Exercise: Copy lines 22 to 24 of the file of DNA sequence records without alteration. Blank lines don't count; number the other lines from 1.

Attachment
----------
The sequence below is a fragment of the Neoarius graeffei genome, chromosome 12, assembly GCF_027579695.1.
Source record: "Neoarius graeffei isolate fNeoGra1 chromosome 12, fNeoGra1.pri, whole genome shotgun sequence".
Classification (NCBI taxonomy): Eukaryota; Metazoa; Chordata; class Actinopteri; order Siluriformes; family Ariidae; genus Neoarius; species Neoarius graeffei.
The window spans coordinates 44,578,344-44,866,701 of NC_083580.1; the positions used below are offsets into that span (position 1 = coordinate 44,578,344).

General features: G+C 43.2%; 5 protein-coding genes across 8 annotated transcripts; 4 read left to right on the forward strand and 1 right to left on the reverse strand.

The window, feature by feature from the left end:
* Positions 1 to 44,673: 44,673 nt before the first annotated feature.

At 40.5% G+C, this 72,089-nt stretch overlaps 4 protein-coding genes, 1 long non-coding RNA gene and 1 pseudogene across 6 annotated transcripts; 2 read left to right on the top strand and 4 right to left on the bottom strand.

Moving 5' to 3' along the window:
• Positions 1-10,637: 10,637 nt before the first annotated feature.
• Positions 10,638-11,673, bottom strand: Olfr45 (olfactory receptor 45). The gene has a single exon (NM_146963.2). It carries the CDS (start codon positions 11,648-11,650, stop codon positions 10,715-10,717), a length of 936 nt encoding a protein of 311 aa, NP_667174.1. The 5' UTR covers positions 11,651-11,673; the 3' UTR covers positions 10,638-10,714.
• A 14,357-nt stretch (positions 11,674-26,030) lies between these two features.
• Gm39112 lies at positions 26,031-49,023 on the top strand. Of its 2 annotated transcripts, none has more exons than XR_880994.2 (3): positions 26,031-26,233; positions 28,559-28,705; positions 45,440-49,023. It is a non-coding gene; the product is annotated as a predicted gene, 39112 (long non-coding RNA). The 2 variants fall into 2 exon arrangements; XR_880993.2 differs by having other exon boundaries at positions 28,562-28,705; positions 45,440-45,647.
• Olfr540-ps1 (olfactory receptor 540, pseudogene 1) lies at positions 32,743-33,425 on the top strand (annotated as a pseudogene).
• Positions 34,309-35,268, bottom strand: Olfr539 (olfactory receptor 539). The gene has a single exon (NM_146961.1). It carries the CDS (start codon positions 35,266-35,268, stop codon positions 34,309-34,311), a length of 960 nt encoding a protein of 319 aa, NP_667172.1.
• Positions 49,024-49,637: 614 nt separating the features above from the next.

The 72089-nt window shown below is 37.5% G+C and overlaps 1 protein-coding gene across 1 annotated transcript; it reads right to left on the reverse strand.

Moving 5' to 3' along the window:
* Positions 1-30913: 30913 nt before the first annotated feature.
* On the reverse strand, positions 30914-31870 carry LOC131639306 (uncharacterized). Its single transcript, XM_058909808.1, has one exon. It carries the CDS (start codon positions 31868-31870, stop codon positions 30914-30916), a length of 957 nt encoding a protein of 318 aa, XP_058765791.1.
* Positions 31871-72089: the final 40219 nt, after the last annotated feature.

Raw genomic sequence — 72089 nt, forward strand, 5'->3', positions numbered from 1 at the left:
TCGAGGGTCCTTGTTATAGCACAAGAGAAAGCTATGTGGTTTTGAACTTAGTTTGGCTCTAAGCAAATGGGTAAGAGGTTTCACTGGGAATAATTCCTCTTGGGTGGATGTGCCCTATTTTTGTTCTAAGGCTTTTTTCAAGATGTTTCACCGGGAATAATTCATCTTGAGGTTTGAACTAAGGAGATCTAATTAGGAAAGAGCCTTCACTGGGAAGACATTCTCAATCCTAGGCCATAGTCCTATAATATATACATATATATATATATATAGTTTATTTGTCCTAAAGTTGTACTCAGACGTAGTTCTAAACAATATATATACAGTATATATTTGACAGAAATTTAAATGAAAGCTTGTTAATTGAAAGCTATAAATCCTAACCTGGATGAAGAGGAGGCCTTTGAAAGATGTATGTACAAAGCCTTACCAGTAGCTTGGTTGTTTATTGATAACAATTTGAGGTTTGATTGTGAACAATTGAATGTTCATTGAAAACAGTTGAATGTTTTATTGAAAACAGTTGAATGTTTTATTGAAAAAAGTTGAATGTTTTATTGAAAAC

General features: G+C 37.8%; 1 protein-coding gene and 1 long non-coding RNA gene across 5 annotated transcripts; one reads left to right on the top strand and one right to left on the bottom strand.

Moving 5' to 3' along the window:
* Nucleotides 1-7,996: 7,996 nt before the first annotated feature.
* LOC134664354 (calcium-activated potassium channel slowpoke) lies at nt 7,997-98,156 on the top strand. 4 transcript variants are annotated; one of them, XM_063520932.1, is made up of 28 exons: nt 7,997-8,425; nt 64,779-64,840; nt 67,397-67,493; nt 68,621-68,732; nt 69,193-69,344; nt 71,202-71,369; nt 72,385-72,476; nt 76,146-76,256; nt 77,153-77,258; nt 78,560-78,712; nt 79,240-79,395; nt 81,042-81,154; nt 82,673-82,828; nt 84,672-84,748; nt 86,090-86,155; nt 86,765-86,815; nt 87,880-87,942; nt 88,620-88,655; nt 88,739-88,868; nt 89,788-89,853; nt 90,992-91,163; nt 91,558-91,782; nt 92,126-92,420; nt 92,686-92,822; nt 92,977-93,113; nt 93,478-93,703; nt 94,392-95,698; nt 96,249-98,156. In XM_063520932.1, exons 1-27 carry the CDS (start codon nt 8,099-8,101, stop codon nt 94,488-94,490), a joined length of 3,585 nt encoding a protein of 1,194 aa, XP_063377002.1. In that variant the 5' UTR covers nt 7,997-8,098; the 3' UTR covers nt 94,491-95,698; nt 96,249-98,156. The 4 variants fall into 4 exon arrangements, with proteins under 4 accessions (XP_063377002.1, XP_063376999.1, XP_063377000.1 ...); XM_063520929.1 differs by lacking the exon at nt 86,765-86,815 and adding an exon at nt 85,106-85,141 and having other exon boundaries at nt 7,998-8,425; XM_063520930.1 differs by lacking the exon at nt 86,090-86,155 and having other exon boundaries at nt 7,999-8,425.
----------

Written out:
Raw genomic sequence — 72089 nt, forward strand, 5'->3', positions numbered from 1 at the left:
TCGAGGGTCCTTGTTATAGCACAAGAGAAAGCTATGTGGTTTTGAACTTAGTTTGGCTCTAAGCAAATGGGTAAGAGGTTTCACTGGGAATAATTCCTCTTGGGTGGATGTGCCCTATTTTTGTTCTAAGGCTTTTTTCAAGATGTTTCACCGGGAATAATTCATCTTGAGGTTTGAACTAAGGAGATCTAATTAGGAAAGAGCCTTCACTGGGAAGACATTCTCAATCCTAGGCCATAGTCCTATAATATATACATATATATATATATATAGTTTATTTGTCCTAAAGTTGTACTCAGACGTAGTTCTAAACAATATATATACAGTATATATTTGACAGAAATTTAAATGAAAGCTTGTTAATTGAAAGCTATAAATCCTAACCTGGATGAAGAGGAGGCCTTTGAAAGATGTATGTACAAAGCCTTACCAGTAGCTTGGTTGTTTATTGATAACAATTTGAGGTTTGATTGTGAACAATTGAATGTTCATTGAAAACAGTTGAATGTTTTATTGAAAACAGTTGAATGTTTTATTGAAAAAAGTTGAATGTTTTATTGAAAAC

General features: G+C 37.8%; 1 protein-coding gene and 1 long non-coding RNA gene across 5 annotated transcripts; one reads left to right on the top strand and one right to left on the bottom strand.